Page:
Jan Royall on ensuring the plight of people in the Somerset Levels doesn’t slip off the government's agenda
Three months after the floods began, the Somerset Levels are now moving from emergency to recovery but the situation is still deeply shocking.
Filthy water is still being pumped off the land and gushing out of huge pipes into the River Parrett. People are battling with insurance companies, even if some firms are acting honourably. Householders are worried about how long it’s going to take to get their homes decontaminated and dried out before building work can begin, while others are desperate to move but their equity has collapsed. A car transporter stuck loaded with cars, debris deposited by the water strewn all over people's gardens, and the village hall – the centre of the community – still out of action.
But the community is strong and its people resilient, unlike the flood defences. And there are extraordinary volunteers, who have made such a difference over the past few months; removing the sandbags they put down weeks ago, moving furniture, and doing whatever else needs doing. Local churches run a refreshment point for all those working on the recovery, including council staff and the brilliant employees of the Environment Agency (EA) who have worked unstintingly.
I saw all of this last Friday, on a visit to the Levels with Clare Moody who is heading our MEP candidate list in the South West. We met with Parish, Town and District Councillors. All are now focused on the future, anxious to ensure that the necessary preventative measures are taken to avoid a repeat of the devastation that has which has caused suffering for families, farmers and the local economy. The land is compacted and it will take many months for the soil to recover for agriculture to recover. That means food will cost more.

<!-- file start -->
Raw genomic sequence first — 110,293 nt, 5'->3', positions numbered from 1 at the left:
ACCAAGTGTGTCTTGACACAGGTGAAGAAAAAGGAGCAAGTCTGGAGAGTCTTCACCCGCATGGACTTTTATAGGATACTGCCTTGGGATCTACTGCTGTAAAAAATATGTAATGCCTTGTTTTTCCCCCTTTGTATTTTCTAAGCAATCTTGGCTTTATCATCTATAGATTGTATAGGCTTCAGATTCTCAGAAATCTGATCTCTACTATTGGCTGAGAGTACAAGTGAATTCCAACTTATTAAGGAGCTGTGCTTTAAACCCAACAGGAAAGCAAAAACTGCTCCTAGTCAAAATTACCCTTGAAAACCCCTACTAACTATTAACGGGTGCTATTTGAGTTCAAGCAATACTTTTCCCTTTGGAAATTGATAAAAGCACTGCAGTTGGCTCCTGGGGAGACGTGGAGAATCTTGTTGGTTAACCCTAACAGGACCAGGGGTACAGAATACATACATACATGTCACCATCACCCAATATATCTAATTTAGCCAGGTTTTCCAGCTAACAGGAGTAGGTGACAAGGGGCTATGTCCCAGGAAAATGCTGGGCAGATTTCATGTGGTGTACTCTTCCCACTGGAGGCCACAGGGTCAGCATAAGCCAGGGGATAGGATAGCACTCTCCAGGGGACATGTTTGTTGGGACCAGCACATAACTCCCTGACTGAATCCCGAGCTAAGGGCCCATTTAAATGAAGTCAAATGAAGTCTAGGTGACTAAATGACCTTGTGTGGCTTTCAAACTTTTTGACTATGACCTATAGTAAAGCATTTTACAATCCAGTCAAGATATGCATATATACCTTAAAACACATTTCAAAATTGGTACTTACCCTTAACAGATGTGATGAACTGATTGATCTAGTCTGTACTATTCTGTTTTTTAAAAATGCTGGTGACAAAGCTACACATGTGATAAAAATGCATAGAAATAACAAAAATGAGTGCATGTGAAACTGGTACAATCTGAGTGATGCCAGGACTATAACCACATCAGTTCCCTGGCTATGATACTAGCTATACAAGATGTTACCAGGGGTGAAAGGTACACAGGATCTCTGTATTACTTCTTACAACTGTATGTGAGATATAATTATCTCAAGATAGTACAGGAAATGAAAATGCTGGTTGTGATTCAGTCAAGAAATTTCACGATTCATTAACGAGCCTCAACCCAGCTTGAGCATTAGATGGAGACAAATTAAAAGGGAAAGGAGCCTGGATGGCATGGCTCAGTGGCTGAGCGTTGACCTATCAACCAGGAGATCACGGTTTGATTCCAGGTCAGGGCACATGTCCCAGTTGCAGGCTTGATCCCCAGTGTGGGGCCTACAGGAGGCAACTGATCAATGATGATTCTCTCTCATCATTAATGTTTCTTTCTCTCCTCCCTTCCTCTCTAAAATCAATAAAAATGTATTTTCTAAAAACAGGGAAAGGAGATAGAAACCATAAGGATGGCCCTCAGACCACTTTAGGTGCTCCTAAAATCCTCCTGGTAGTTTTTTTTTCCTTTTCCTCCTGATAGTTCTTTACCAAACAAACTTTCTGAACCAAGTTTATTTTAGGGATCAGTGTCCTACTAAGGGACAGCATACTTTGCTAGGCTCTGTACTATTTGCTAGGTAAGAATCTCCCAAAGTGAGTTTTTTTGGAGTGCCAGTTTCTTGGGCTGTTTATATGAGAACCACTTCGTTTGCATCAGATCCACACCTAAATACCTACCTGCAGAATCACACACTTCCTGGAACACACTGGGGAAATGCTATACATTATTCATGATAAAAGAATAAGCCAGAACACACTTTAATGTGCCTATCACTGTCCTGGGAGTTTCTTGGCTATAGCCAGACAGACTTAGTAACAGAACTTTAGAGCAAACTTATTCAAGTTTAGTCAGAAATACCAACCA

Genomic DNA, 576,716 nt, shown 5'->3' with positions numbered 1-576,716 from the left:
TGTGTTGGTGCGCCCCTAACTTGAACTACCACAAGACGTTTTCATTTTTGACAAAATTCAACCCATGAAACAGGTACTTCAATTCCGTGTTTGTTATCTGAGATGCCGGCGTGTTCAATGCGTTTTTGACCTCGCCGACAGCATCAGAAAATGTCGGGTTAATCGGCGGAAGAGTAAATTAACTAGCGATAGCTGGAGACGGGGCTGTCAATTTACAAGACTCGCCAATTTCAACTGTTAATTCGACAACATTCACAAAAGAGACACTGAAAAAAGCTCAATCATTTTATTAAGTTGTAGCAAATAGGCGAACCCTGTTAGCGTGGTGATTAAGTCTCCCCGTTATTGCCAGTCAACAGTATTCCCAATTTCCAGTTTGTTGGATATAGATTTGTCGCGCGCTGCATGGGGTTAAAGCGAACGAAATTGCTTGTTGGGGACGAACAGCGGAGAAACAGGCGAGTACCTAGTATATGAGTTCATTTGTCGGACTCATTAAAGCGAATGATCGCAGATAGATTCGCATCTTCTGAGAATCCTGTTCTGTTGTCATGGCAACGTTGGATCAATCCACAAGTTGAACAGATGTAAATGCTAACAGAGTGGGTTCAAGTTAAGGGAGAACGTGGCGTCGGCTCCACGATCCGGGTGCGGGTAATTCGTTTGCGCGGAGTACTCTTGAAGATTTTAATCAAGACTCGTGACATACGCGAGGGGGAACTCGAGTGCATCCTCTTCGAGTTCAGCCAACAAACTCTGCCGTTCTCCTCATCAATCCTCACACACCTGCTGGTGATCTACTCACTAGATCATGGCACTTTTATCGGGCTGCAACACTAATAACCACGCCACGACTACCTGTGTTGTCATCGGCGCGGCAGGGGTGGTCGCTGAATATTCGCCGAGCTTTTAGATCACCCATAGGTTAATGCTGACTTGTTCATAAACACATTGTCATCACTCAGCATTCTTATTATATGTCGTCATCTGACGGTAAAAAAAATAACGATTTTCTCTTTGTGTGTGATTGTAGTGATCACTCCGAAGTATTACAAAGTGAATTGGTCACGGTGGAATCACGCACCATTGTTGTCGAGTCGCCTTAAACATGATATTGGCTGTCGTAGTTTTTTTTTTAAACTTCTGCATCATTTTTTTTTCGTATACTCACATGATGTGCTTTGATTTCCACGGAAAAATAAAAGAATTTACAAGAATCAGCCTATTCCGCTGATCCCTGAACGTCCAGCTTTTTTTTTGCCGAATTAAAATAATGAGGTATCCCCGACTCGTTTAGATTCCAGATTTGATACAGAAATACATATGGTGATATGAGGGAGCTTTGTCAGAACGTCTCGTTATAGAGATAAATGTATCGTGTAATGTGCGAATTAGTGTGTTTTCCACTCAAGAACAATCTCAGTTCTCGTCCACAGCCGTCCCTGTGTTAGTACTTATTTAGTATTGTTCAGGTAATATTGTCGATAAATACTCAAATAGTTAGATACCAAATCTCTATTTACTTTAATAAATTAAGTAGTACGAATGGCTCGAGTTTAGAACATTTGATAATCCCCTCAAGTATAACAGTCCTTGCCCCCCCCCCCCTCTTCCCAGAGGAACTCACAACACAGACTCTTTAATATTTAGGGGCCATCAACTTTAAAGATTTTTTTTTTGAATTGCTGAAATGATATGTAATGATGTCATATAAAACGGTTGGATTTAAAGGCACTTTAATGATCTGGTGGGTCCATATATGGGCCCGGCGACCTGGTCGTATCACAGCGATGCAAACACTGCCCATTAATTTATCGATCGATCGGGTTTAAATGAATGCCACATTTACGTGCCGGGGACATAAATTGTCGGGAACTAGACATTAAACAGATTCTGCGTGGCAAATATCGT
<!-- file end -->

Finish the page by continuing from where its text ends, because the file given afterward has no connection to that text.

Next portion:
Defra swiftly drew up plans for the long term. But welcome though this was, questions over the funding remain unanswered. Following the visit by the Prime Minister, an extra £10million was made available, but the total cost of the measures envisaged is £250million.
So where will that extra money come from?
Contrary to what Mr Cameron said, money is an object. Perhaps not in the short term, but unless additional funds are made available Somerset will continue to be vulnerable. The recent announcement leaves funding more than £60million below what it was in 2010. And the costs of inaction will be great. It is also essential that all involved organisations – local drainage boards, councils, Network Rail and, of course, the EA – work together to achieve the maximum long term benefit.
Our last meeting on Friday was with the EA which once conditions are right will begin to dredge a stretch of the River Parrett. This is terrific but in itself will not be enough to prevent future floods. Rising sea levels, as a result of climate change, mean that a barrier on the Parrett at Bridgewater is essential. The impressive incident room has been running 24/7 since the start of December, providing not just engineers but essential warnings and information by text and phone to individuals as well as those managing the flows of water.
In the rush to find a scapegoat, the EA was much maligned. I now trust that decisions relating to its funding will be reassessed because to do otherwise would be in no one's interests, including those in government who claim to be acting in the long term interests of the country.
Baroness Jan Royall of Blaisdon is Shadow Leader of the House of the Lords. She tweets @LabourRoyall
Published 10th March 2014